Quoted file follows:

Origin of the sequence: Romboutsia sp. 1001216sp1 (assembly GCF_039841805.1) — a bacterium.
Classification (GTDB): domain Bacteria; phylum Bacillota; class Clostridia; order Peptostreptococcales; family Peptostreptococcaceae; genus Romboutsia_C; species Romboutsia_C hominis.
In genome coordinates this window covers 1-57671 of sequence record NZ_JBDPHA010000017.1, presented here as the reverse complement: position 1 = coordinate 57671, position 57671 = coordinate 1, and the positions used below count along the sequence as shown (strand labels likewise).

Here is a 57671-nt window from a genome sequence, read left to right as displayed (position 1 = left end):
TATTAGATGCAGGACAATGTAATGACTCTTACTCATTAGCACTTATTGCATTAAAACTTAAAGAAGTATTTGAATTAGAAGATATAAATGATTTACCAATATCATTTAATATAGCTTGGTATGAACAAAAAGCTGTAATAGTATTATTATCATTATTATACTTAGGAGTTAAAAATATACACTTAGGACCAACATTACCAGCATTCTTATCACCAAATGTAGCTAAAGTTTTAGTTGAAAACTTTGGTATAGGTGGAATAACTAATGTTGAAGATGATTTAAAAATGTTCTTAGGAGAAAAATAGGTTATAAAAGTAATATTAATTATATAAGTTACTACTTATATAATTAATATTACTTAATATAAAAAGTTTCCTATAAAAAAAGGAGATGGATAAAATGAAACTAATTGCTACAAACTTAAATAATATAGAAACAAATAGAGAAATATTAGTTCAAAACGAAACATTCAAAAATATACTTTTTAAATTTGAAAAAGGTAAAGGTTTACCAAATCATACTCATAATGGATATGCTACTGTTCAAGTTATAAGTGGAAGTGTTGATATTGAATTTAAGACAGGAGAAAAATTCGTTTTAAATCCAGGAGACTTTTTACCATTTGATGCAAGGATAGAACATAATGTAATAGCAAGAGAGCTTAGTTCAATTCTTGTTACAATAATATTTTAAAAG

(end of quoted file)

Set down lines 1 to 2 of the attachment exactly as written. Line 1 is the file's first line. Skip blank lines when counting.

Origin of the sequence: Romboutsia sp. 1001216sp1 (assembly GCF_039841805.1) — a bacterium.
Classification (GTDB): domain Bacteria; phylum Bacillota; class Clostridia; order Peptostreptococcales; family Peptostreptococcaceae; genus Romboutsia_C; species Romboutsia_C hominis.